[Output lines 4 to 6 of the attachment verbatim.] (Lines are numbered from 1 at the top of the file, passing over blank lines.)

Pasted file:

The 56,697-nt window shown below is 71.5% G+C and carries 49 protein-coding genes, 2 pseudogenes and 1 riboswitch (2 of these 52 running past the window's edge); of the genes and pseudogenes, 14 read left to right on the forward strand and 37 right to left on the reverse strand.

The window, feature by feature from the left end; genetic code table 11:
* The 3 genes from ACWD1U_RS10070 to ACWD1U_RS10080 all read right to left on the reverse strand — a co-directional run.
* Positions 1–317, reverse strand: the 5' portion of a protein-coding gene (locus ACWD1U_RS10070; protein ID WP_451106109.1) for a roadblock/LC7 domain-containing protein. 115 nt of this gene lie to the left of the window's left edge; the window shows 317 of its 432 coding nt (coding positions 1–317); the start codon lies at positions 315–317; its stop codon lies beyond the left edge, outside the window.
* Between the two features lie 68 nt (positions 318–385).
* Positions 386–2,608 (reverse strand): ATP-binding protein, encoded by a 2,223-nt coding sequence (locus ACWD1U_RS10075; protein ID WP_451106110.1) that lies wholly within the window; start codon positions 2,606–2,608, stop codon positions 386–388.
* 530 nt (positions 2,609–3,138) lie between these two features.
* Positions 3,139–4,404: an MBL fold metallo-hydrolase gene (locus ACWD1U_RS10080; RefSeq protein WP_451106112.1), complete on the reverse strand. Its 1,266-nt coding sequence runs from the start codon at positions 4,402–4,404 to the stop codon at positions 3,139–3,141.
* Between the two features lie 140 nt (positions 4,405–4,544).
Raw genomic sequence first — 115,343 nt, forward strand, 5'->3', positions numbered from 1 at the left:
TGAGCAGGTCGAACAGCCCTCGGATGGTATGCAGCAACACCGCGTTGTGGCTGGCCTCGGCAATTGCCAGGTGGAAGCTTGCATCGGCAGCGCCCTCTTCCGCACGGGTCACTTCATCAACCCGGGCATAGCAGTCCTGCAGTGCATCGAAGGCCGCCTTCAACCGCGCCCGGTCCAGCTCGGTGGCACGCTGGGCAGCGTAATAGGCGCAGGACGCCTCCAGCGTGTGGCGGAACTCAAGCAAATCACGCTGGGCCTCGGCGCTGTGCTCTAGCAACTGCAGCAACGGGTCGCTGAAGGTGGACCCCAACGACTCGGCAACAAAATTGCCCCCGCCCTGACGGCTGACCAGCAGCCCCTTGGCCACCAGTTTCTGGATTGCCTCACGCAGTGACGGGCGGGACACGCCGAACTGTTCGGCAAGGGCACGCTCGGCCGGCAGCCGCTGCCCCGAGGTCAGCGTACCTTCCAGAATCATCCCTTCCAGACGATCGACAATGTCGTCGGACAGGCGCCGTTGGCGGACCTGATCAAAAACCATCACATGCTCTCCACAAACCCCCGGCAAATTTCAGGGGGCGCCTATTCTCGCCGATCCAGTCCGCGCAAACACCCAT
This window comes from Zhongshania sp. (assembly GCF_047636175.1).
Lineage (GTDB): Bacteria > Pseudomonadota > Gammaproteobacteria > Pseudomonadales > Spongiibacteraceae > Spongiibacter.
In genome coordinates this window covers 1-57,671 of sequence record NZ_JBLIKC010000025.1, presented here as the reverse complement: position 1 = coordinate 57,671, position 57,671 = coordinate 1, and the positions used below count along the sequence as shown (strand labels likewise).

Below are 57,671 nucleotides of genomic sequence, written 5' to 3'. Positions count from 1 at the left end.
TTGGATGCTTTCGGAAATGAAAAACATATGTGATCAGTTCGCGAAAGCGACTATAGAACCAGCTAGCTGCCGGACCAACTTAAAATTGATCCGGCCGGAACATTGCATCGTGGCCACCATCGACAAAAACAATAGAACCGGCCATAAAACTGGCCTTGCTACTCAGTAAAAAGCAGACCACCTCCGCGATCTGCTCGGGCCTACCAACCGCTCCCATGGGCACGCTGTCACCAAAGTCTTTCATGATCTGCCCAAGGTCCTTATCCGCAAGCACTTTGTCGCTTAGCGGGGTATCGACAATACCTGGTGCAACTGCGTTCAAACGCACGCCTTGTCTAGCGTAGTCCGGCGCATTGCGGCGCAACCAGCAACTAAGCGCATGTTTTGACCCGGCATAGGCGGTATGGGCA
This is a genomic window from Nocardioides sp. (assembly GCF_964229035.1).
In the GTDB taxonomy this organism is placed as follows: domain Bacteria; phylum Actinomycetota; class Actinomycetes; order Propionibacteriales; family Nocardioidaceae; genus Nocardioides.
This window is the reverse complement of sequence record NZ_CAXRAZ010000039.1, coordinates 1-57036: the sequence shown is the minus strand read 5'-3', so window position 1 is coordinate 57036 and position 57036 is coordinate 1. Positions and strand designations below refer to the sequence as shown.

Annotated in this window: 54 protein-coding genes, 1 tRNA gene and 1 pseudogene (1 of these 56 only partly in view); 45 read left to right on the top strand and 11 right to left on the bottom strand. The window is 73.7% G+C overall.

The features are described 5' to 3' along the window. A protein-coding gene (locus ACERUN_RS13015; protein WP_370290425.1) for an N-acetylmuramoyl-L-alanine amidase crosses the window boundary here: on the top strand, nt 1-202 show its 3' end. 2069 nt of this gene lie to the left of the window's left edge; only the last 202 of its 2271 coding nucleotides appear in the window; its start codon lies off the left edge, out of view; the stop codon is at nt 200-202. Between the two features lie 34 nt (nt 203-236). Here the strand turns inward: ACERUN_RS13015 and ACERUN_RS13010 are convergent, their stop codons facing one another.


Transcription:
* Positions 1–317, reverse strand: the 5' portion of a protein-coding gene (locus ACWD1U_RS10070; protein ID WP_451106109.1) for a roadblock/LC7 domain-containing protein. 115 nt of this gene lie to the left of the window's left edge; the window shows 317 of its 432 coding nt (coding positions 1–317); the start codon lies at positions 315–317; its stop codon lies beyond the left edge, outside the window.
* Between the two features lie 68 nt (positions 318–385).
* Positions 386–2,608 (reverse strand): ATP-binding protein, encoded by a 2,223-nt coding sequence (locus ACWD1U_RS10075; protein ID WP_451106110.1) that lies wholly within the window; start codon positions 2,606–2,608, stop codon positions 386–388.